Ruby on Rails
Prerequisite: understand how the Internet works, how apps make and respond to requests, and other essential networks.
Rails powers some very cool sites online, like Shopify, AirBnB, Basecamp, Bloomberg, Couchsurfing, Github, Goodreads… and on and on. Ruby, especially on Rails, has a tremendous amount of power for building and deploying quickly, making it especially popular among startups.
Use Kaffeine if you are hosting your site on Heroku and don’t wait it to sleep at the wrong times!
Get clarity on your RESTful routes with Restular (but keep in mind that its actual syntax is meant more for Sinatra).
Here are the different areas you need to be competent in in order to work with Rails. It’s a great high-level but concise overview.
Tutorials and books: free and essential
- Learn Ruby on Rails: the Michael Hartl tutorial that everyone mentions when talking about learning Rails for the first time. Also, you can check out his take on Rails for beginner programmers.
- Rails guides from the official documentation.
- Rails Casts
- Rails guides/documentation
- Everyday Rails, a cool blog with articles from the people who brought you Everyday Rails Testing with RSpec.
- Rails Best-practices Blog
Other books and courses
- Everyday Rails Testing with RSpec
- Rails 4 in Action
- Agile Web Development With Rails
- LevelUP courses
- Objects on Rails, by Avdi Grimm, and be sure to check out his tech blog and podcasts.
- Arel tutorial: Arel is what ActiveRecord is implemented in.
- Intro to ActiveRecord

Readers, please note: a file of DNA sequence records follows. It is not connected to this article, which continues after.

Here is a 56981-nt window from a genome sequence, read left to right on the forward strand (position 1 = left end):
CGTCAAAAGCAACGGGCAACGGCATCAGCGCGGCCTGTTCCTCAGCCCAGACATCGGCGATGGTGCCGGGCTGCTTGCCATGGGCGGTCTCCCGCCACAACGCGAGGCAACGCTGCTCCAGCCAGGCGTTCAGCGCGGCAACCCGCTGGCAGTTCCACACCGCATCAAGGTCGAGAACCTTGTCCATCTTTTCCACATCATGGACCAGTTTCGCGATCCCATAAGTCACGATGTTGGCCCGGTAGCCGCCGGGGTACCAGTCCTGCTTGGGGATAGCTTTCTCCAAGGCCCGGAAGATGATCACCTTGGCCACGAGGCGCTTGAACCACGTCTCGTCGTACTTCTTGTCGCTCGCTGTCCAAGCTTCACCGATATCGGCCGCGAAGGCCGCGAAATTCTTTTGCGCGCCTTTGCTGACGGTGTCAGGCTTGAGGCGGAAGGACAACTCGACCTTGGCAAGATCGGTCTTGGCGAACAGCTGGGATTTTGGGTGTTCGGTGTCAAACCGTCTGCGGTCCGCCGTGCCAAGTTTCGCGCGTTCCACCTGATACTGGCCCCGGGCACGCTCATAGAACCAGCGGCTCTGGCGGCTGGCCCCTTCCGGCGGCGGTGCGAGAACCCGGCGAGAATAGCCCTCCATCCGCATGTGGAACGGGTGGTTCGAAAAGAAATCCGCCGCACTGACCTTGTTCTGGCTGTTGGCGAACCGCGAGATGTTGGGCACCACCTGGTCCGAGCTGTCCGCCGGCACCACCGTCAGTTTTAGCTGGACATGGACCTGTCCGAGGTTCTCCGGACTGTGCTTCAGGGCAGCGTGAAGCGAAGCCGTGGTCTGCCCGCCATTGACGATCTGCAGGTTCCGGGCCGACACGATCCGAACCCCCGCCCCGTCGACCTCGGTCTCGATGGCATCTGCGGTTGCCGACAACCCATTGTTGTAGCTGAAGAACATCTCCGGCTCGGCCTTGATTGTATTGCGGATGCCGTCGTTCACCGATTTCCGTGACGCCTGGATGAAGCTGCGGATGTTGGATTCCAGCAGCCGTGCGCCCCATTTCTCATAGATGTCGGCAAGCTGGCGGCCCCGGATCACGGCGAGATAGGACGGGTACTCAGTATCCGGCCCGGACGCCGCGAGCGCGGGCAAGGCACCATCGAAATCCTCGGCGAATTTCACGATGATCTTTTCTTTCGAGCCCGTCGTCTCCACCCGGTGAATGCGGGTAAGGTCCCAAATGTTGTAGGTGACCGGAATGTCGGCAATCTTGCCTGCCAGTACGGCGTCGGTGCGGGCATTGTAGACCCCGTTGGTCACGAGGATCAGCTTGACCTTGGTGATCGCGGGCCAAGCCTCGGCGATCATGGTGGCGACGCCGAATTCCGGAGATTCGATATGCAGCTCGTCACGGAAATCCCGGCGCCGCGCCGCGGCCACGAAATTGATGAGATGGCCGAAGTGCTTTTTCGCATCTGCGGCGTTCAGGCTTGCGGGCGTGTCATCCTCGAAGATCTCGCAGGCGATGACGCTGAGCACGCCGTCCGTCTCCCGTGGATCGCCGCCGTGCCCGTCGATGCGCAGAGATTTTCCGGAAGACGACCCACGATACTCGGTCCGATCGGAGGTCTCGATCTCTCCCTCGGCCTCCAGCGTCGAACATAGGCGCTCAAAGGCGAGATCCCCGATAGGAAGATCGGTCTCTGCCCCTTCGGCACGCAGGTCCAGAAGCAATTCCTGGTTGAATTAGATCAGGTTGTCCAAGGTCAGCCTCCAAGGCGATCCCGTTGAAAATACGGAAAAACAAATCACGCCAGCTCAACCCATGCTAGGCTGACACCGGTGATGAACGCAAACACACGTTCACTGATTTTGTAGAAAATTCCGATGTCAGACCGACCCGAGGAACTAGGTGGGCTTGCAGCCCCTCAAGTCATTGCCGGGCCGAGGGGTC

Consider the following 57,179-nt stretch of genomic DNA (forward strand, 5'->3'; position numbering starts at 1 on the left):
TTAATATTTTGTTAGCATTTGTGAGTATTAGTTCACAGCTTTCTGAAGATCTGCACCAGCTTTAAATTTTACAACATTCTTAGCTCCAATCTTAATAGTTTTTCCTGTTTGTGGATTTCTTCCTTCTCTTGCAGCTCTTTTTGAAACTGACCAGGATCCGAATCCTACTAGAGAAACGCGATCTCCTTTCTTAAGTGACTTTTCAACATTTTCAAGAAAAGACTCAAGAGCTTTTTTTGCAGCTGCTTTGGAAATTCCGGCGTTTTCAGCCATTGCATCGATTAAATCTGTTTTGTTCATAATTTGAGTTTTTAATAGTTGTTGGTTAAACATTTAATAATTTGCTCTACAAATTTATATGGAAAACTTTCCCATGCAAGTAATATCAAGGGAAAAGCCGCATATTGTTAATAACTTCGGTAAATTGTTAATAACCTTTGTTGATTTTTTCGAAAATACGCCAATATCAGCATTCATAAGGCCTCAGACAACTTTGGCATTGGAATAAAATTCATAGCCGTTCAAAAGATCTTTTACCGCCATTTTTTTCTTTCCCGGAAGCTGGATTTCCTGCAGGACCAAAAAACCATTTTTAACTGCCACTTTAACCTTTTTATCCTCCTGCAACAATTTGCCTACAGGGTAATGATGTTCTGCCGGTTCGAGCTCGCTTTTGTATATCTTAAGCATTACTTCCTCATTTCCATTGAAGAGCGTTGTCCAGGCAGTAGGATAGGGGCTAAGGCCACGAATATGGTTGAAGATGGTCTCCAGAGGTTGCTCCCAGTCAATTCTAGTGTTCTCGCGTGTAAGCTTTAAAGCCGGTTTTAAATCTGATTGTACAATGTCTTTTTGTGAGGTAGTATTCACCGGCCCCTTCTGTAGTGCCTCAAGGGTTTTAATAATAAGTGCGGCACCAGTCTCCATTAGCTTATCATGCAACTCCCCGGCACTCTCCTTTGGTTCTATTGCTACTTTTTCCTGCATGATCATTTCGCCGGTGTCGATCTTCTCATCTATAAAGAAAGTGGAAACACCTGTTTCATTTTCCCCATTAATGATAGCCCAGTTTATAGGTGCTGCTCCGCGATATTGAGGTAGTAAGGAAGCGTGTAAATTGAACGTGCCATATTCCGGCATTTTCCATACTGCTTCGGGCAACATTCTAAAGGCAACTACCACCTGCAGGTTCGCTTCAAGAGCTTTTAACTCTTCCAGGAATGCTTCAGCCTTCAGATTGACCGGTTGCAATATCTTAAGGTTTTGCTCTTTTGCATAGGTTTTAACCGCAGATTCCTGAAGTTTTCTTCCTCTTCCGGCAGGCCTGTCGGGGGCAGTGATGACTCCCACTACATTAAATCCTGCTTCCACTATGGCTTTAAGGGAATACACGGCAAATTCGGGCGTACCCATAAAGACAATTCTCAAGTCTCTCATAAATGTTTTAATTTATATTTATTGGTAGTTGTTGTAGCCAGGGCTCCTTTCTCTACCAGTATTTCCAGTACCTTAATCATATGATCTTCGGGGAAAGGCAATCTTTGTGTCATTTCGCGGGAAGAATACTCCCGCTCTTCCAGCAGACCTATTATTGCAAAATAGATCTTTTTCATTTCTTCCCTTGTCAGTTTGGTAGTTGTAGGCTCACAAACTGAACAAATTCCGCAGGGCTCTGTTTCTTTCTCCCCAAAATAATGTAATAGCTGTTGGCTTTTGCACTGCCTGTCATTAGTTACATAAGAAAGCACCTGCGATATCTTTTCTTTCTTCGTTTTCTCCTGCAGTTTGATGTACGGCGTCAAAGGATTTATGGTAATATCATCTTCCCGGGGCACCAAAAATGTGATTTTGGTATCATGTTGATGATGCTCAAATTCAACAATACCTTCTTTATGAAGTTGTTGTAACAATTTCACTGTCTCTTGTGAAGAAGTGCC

- Another good intro to ActiveRecord
- Validations and callbacks
- tutplus Active Record overview
- Avoiding n+1 queries, possibly the most common reason for slow Rails apps.
- Advanced SQL with Rails, a great small tutorial on writing SQL queries in Rails.
- Safer SQL: Using ActiveRecord Transactions
Testing Rails applications
- Stubbing with Rails
- Capybara: testing via mocks and stubs.
- Testing Rails: a cool series covering a lot of topics.
- RSpec for Rails
- Rspec tutorial: testing Rails 4 apps
Great Rails-specific gems to know
- bcrypt, for user authentication.
- pry-rails, a spectacular breakpoint/debugging tool (quite like
- unirest, helping you make very clean http requests without the headache of Net::HTTP syntax, and as an alternative to HTTParty
Rails and the front-end
- 1-page Ajaxified Rails site
- WYSIWYG postings editor: add a text editor for your views that can send back rich text to your back-end.
- Making Rails asset pipeline faster
- Asset pipeline best practices
- How Ajax works in Rails
- React on Rails
- Adding a Jekyll site to your Rails application
Managing dates and timezones
- “Working with timezones in Rails”
- Thoughtbot, “It’s about Time Zones”
- APIDock’s timezone methods support
- “Client-side timezone detection”
- Tutorial for implementing Devise gem
- Using Devise gem to authenticate
- Authenticating with Twitter via the Devise gem
- Implementing password reset with Rails
Deployment, Heroku, and managing deployed apps
- Managing rack apps in production with puma-dev
- Heroku’s Intro to Ruby: support for deploying to a Heroku site.
- Better Rails performance with background jobs
- Is your app ready for production?
- Improving large rails apps with service objects
- Phases of refactoring Rails apps
- Adding search functionality with Solr
Great articles and mini tutorials
- Building an rss reader
- Rebuilding Rails from scratch
- Integrating Google Calendar
- Rails security guide
- Essentials of cache expiration with Rails
- Rake 101
- Creating a Rails 5 API
- Containerizing Rails with Docker
- ActionCable intro
- Adding HTTPS to Rails hosted on Heroku
- Rails cheatsheet
- Rails debugging cheatsheet
- In-app messaging between users
- Add chat to a Rails app
- Building a Reddit-like commentating site
- Stripe with Rails: integrating client payments into your app.
- Full-text search in Rails
- Send email via Amazon Web Services
- Getting and responding to SMS in Rails with Twilio